Apple's new iPhone 6s and iPhone 6s Plus will become available this Friday, on September 25, but that apparently hasn't stopped the company and its carrier partners from sending out pre-ordered units early.
One AT&T customer in the US was happy to receive her rose gold iPhone 6s today. She shared a few pictures of the phone and its box to prove that what she's saying is true, but thankfully she also decided to benchmark the new handset.
As you can see from the images below (click the thumbnails for the full size versions), the Apple A9 chipset in the iPhone 6s is unsurprisingly faster than its predecessors.
The benchmark used was Geekbench, and the iPhone 6s managed to obtain a 2,292 single-core score, and 4,293 for the multi-core run. A subsequent run seems to have turned up 2,413 in the single-core benchmark, which is a lot more than past Apple devices. The closest is the iPad mini with Retina Display, which managed to score 1,384 with its A7 chip.
If you're wondering how the iPhone 6s compares to the top dogs in the Android world, have a look at the image above. The short version is this: Apple's product loses out in the multi-core test, but wins in the single-core benchmark. This is somewhat logical, considering that Apple's mobile SoC designs have so far concentrated on using few but highly optimized cores. On the other hand, Android devices generally have more cores to work with.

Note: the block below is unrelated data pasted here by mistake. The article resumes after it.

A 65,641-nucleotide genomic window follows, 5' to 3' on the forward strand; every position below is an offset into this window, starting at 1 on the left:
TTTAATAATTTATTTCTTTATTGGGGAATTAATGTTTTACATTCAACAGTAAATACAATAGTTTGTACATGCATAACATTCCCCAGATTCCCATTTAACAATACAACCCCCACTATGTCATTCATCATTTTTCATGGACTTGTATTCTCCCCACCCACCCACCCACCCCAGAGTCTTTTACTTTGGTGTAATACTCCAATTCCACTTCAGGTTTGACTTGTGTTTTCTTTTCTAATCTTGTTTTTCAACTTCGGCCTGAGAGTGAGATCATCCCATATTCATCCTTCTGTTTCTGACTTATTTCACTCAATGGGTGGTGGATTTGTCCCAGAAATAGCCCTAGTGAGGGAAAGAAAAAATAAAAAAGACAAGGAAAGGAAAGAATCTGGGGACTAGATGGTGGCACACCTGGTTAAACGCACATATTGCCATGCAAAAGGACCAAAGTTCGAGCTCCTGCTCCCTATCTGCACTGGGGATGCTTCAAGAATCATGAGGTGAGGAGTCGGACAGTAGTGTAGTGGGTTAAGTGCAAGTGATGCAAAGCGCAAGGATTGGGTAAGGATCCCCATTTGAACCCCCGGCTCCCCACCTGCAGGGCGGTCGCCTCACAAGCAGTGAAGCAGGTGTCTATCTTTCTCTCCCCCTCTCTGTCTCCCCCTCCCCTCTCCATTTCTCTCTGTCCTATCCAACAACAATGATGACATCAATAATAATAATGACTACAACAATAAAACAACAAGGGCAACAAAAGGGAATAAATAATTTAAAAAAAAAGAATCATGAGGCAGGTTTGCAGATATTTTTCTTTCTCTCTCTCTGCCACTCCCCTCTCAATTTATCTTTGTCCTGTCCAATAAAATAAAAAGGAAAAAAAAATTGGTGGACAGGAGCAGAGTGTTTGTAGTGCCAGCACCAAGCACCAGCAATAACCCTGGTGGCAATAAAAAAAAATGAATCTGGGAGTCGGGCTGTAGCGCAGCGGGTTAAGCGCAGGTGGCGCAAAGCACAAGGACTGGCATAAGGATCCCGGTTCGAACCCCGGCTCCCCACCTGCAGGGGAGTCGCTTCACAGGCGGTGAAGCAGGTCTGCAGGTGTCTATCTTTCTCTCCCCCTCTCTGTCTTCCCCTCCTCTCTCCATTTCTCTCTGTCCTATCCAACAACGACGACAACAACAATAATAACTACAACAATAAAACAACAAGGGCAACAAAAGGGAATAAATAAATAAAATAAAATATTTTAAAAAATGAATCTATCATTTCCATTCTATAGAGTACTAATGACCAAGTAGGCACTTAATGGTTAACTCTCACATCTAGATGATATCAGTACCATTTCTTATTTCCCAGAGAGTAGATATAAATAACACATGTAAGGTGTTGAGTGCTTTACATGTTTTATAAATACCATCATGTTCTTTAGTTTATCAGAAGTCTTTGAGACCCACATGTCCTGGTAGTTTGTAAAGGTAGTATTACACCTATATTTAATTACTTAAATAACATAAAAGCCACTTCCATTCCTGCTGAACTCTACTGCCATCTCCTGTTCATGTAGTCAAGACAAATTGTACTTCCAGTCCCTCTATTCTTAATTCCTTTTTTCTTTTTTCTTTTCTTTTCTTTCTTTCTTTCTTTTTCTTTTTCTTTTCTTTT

The Samsung Galaxy S6 edge scores 5,188 in the multi-core run, but only 1,495 in the single-core test, as you can see. Even so, it's the closest to the iPhone 6s when it comes to single-core performance.
Nothing like that s6's chip has no overheating issues unless u live in a dessert! Plus android apps are optimized to use all cores at once for a prolonged period of time if necessary (highly demanding apps) ! While lesser power hungery apps take any ...
Check the pics in the article there were some developers apps like Riptide and some others. Besides, Android used to lag, I won't deny it, but it doesn't lag anymore, at least not in the phones I use or have used. iOS lags too, I've noticed it many t...
Not talking about the system apps. Obviously they can use all cores and yet android will lag while iOS and windows will not. I am talking about developer apps but I digress. No point in talking sense when I myself use Android.